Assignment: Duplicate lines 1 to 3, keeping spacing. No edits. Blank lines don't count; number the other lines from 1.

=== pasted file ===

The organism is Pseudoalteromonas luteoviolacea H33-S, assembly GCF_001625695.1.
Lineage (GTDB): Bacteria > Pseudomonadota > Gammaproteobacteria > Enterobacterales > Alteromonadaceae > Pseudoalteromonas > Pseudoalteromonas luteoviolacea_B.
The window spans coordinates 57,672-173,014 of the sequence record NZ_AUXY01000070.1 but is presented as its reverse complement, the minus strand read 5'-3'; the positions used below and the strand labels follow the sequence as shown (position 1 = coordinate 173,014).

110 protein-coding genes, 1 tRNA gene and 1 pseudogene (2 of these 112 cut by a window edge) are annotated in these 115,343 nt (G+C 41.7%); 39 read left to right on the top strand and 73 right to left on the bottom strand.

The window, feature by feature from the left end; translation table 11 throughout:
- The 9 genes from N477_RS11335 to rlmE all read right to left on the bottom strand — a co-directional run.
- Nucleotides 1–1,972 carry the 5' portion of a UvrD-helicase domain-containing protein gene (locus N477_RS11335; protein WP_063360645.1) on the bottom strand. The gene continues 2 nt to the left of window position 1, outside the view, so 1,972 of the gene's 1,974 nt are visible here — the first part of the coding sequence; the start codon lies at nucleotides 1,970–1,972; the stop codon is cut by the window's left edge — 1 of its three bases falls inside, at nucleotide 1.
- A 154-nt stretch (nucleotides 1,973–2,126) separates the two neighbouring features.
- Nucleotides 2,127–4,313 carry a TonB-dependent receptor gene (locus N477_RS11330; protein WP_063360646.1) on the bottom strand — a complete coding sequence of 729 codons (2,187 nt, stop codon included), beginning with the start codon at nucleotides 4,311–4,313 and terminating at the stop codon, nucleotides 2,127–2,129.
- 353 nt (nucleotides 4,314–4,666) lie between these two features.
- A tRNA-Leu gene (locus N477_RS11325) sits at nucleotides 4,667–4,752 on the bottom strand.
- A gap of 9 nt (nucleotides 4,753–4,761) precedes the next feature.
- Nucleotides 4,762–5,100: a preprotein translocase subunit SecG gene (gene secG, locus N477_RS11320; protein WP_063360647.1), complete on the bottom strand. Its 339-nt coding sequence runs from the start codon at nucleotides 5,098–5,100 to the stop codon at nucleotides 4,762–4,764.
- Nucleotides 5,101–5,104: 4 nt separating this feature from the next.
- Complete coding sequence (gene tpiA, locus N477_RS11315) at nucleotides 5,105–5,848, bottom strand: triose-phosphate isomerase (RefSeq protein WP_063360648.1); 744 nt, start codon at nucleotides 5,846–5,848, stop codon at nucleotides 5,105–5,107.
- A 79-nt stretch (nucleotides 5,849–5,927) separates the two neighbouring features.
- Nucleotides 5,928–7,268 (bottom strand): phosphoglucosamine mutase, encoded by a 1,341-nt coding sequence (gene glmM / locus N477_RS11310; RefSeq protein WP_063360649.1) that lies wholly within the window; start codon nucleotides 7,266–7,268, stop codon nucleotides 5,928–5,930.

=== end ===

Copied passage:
The organism is Pseudoalteromonas luteoviolacea H33-S, assembly GCF_001625695.1.
Lineage (GTDB): Bacteria > Pseudomonadota > Gammaproteobacteria > Enterobacterales > Alteromonadaceae > Pseudoalteromonas > Pseudoalteromonas luteoviolacea_B.
The window spans coordinates 57,672-173,014 of the sequence record NZ_AUXY01000070.1 but is presented as its reverse complement, the minus strand read 5'-3'; the positions used below and the strand labels follow the sequence as shown (position 1 = coordinate 173,014).